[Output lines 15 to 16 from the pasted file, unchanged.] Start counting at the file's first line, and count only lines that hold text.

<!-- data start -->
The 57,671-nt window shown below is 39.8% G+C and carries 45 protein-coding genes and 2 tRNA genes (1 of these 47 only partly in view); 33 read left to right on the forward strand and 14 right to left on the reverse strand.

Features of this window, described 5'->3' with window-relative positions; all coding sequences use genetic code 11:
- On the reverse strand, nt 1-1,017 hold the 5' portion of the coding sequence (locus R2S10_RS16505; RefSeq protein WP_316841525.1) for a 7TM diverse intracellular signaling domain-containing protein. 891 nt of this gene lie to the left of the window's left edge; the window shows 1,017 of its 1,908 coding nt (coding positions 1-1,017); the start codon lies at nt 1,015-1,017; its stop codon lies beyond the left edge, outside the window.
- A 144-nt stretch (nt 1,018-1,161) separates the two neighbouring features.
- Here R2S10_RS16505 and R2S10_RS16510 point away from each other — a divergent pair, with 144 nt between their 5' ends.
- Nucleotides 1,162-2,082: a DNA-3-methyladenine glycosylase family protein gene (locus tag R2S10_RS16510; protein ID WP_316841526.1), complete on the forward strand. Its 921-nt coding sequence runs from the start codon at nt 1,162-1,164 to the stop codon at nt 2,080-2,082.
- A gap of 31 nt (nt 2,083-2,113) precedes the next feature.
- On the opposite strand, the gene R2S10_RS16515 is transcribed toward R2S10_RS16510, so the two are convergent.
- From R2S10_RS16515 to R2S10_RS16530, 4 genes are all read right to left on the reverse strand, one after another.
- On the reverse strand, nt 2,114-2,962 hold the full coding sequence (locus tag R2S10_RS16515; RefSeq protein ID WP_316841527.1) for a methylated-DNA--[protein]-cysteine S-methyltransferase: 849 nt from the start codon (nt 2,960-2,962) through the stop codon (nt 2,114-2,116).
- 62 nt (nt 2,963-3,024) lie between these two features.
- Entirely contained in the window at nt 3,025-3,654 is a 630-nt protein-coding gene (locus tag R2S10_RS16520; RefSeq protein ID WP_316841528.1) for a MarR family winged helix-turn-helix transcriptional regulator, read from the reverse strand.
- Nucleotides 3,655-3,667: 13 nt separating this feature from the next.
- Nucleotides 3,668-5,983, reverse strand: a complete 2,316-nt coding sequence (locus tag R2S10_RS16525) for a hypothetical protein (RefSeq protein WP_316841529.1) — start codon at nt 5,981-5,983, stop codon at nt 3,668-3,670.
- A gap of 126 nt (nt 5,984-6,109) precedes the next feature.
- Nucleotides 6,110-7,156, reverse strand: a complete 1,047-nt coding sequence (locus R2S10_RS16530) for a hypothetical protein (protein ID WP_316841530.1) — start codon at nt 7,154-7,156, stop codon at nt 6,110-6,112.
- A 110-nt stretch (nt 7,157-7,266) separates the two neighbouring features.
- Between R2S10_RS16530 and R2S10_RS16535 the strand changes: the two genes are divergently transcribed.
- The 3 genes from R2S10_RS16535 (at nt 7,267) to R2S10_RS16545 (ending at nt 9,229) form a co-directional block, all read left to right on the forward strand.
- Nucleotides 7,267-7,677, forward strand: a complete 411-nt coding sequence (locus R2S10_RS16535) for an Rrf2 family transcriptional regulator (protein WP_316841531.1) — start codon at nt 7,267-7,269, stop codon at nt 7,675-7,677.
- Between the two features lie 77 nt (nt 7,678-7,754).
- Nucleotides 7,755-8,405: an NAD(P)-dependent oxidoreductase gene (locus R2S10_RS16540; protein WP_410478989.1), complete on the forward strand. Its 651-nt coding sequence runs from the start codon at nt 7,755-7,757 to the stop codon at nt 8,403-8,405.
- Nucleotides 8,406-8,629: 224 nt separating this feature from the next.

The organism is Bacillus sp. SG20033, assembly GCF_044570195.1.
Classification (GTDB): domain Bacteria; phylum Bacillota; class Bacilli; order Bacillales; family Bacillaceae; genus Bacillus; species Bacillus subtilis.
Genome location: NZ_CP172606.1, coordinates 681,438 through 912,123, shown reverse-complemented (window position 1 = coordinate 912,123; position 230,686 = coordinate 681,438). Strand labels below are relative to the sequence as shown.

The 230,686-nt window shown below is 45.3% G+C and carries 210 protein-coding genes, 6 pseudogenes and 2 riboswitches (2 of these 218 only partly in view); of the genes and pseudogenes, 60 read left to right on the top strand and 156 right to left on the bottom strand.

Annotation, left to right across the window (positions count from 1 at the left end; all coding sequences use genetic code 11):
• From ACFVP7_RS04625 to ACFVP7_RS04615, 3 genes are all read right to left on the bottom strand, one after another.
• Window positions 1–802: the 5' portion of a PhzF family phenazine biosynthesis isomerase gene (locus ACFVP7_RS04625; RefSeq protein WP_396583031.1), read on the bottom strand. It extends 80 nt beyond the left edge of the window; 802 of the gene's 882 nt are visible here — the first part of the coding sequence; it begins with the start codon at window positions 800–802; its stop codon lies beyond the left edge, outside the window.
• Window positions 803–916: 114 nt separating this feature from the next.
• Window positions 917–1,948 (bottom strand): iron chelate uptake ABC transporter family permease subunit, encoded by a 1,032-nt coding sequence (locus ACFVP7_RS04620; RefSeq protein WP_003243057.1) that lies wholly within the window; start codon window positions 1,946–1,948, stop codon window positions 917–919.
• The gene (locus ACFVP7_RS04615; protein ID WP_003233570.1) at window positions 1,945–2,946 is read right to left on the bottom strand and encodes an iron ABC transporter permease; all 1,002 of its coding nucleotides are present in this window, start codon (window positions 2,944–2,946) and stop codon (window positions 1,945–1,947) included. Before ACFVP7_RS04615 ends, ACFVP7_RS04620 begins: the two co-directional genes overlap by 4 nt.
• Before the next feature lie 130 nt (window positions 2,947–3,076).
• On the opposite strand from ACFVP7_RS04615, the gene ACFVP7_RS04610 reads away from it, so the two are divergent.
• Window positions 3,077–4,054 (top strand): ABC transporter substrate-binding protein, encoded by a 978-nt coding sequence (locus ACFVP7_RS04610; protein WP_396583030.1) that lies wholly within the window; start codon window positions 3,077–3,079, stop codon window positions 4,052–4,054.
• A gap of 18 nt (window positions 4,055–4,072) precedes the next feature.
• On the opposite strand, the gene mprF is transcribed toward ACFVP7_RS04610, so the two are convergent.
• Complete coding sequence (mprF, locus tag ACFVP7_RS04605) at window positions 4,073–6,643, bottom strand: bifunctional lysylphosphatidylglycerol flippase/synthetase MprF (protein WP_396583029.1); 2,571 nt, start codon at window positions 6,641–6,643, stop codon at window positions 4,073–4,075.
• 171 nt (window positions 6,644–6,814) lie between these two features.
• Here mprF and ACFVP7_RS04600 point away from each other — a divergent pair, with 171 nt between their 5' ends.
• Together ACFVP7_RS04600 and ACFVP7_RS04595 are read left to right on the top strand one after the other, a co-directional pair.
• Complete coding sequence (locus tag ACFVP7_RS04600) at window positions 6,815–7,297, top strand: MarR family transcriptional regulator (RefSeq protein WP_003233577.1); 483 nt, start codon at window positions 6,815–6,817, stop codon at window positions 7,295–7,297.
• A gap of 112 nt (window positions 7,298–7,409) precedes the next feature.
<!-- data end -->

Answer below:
- A gap of 126 nt (nt 5,984-6,109) precedes the next feature.
- Nucleotides 6,110-7,156, reverse strand: a complete 1,047-nt coding sequence (locus R2S10_RS16530) for a hypothetical protein (protein ID WP_316841530.1) — start codon at nt 7,154-7,156, stop codon at nt 6,110-6,112.